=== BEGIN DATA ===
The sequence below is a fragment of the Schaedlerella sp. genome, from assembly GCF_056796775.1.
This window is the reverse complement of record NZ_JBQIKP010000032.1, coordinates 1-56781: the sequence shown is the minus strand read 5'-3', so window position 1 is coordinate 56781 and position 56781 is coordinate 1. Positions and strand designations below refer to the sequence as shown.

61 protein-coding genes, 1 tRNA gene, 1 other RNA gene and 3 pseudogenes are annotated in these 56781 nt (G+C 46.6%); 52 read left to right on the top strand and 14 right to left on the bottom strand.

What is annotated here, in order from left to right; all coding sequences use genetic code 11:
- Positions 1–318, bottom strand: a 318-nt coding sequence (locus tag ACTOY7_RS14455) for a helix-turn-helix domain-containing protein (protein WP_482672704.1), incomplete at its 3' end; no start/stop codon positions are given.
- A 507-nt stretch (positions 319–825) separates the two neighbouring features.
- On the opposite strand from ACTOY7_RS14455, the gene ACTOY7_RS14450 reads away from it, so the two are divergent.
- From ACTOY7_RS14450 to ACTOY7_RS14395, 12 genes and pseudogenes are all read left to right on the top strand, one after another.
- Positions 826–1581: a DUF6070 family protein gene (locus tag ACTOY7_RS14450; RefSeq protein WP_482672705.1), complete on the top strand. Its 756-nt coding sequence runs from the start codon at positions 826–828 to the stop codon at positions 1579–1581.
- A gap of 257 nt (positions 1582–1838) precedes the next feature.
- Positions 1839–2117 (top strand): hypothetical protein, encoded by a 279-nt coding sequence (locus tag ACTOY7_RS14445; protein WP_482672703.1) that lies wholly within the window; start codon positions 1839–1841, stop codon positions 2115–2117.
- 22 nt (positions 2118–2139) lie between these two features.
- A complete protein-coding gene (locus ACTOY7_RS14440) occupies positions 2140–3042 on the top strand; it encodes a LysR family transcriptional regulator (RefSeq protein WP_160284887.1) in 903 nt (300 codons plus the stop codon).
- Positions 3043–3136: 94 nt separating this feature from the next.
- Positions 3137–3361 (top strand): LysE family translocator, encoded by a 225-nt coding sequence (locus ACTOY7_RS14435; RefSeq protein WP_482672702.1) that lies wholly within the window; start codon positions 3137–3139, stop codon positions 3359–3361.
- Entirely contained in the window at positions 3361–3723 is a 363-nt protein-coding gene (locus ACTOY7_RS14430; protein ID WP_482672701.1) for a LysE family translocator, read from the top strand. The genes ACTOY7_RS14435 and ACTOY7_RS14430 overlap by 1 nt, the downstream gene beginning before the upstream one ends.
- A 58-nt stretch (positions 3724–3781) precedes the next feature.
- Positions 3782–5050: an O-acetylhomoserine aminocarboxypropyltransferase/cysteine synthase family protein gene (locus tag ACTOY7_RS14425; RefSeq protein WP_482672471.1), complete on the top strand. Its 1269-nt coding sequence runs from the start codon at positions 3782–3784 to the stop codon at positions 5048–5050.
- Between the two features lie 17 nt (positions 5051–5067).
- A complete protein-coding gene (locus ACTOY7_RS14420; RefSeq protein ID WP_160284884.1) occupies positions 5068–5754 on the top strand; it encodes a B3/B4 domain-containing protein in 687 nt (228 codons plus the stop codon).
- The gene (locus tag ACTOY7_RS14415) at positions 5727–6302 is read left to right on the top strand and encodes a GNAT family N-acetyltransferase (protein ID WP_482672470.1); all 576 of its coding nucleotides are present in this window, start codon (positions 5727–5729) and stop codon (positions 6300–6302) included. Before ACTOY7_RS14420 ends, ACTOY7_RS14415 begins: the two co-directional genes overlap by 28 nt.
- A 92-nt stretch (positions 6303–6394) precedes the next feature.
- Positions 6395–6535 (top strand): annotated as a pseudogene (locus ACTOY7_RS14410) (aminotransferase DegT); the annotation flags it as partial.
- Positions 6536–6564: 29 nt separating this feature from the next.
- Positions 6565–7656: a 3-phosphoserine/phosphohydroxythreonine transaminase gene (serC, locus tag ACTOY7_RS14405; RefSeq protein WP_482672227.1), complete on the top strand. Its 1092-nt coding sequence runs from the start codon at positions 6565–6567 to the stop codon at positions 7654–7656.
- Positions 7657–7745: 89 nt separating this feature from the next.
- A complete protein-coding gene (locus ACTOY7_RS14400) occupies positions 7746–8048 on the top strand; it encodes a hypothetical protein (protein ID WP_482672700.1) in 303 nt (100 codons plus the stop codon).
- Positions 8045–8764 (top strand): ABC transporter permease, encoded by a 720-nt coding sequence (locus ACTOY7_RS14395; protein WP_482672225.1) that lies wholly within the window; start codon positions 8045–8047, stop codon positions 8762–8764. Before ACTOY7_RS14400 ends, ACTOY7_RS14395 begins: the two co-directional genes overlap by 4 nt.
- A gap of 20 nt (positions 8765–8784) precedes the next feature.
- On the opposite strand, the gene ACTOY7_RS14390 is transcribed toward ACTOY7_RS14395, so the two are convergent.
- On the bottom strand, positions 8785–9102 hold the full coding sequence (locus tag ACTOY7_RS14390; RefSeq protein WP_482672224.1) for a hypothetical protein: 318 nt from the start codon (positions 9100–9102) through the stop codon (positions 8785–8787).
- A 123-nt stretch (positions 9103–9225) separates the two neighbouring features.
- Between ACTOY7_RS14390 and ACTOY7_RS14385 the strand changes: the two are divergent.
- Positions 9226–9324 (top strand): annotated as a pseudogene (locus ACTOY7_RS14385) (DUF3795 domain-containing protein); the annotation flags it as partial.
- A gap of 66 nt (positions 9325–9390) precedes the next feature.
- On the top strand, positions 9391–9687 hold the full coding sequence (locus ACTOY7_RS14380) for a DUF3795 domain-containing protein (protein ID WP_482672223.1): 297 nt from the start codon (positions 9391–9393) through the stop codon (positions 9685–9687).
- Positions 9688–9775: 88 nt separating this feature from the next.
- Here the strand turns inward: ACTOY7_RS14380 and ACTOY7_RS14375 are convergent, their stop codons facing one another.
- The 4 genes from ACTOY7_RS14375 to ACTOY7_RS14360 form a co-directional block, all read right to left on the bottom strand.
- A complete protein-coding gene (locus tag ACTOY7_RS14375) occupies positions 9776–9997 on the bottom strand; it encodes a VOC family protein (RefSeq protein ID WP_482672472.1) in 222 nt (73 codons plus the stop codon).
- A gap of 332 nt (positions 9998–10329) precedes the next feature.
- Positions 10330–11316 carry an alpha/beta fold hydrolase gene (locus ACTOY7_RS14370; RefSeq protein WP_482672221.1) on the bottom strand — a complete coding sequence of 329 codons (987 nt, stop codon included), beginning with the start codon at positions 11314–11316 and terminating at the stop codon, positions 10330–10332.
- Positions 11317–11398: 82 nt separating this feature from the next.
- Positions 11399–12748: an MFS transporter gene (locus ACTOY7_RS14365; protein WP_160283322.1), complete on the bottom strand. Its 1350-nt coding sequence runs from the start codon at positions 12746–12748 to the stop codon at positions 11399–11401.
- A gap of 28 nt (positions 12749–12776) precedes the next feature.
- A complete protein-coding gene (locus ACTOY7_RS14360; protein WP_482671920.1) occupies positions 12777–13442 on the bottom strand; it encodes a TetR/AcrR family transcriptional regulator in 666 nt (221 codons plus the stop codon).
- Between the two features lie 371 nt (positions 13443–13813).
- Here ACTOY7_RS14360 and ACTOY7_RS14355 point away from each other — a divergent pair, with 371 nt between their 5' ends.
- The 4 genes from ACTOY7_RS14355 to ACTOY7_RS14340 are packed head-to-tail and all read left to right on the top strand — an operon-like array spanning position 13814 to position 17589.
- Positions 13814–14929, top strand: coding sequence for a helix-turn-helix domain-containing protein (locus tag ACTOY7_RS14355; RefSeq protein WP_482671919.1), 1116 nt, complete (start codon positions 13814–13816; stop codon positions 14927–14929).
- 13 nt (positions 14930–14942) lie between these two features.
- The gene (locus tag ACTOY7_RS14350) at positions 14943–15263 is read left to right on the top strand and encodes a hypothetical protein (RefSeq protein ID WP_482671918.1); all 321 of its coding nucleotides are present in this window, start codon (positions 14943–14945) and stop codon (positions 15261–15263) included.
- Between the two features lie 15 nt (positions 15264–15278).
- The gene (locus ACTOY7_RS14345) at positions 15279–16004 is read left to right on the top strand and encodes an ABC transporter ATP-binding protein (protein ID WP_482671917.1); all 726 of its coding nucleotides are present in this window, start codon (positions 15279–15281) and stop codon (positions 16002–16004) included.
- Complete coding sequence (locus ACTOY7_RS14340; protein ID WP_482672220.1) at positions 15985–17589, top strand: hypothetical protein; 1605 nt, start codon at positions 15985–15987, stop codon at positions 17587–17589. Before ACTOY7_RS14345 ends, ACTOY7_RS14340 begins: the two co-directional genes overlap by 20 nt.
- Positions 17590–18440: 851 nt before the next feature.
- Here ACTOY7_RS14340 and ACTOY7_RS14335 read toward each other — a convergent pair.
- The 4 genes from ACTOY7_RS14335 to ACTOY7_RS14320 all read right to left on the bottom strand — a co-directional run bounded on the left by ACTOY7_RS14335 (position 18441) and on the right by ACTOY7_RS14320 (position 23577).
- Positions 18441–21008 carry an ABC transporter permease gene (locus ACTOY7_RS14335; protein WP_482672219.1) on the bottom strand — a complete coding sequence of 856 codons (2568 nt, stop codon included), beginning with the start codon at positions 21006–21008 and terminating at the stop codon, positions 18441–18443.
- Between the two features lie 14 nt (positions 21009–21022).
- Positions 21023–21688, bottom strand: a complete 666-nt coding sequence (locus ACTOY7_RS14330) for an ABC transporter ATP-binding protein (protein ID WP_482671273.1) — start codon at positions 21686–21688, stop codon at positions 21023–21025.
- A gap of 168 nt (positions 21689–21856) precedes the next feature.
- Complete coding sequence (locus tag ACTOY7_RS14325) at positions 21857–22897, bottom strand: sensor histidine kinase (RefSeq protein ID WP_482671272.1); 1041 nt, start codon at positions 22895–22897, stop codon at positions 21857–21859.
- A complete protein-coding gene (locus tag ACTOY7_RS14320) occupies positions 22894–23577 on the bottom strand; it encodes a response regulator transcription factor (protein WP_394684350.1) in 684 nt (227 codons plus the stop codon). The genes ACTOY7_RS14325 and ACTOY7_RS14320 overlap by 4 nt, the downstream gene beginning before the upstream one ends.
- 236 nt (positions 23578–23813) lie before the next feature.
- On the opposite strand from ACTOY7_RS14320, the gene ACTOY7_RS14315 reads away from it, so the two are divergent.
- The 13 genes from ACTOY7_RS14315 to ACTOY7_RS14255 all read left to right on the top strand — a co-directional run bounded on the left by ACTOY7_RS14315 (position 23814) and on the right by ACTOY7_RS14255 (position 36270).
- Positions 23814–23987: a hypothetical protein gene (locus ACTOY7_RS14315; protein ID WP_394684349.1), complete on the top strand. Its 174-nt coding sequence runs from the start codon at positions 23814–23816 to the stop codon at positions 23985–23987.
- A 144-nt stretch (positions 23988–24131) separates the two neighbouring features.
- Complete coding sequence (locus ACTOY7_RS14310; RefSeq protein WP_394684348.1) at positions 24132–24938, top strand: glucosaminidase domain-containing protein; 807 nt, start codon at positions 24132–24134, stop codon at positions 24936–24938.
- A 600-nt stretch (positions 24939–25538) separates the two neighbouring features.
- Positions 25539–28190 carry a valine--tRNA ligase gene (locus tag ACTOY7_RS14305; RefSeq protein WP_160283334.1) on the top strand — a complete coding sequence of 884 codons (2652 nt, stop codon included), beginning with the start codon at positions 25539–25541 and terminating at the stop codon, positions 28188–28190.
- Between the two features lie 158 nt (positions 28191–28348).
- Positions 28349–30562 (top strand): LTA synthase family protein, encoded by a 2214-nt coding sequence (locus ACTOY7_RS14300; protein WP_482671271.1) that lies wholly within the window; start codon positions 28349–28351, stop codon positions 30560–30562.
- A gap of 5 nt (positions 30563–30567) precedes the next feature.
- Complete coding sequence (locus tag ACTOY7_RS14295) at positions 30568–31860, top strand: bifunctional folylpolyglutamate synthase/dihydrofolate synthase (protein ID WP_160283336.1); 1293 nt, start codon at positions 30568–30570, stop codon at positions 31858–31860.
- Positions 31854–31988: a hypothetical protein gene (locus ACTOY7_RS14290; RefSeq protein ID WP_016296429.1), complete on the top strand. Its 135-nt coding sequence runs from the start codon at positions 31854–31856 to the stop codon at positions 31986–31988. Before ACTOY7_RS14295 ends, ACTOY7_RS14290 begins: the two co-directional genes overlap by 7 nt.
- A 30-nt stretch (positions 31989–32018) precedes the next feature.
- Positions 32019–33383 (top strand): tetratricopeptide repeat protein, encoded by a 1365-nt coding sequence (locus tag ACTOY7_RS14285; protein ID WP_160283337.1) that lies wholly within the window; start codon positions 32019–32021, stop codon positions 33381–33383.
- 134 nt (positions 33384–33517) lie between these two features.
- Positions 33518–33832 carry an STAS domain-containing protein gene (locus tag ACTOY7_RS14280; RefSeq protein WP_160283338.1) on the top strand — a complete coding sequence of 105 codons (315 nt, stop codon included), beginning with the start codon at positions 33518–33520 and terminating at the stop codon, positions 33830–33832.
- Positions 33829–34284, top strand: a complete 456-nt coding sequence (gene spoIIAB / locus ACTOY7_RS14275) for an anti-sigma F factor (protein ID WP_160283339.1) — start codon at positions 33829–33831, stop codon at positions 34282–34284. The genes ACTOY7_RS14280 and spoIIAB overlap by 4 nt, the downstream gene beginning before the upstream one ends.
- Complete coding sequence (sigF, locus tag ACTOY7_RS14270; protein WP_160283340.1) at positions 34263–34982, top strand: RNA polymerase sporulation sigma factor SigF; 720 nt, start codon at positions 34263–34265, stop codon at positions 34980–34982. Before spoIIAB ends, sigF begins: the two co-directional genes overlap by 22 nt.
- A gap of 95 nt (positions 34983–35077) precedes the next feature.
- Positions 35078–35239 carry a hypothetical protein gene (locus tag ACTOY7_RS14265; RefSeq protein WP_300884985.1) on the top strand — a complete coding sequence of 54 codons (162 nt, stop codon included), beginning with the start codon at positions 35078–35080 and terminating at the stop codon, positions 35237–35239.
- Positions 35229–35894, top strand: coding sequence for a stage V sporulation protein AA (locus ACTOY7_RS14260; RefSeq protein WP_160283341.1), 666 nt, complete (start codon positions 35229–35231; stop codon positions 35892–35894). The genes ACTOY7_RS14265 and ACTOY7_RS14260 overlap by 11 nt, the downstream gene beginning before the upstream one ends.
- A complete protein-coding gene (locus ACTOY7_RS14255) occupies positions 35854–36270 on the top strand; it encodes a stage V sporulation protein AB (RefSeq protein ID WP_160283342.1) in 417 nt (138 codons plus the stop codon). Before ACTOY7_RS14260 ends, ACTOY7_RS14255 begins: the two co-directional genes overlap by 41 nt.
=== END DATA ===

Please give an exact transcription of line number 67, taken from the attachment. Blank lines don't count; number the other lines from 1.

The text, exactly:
- The 13 genes from ACTOY7_RS14315 to ACTOY7_RS14255 all read left to right on the top strand — a co-directional run bounded on the left by ACTOY7_RS14315 (position 23814) and on the right by ACTOY7_RS14255 (position 36270).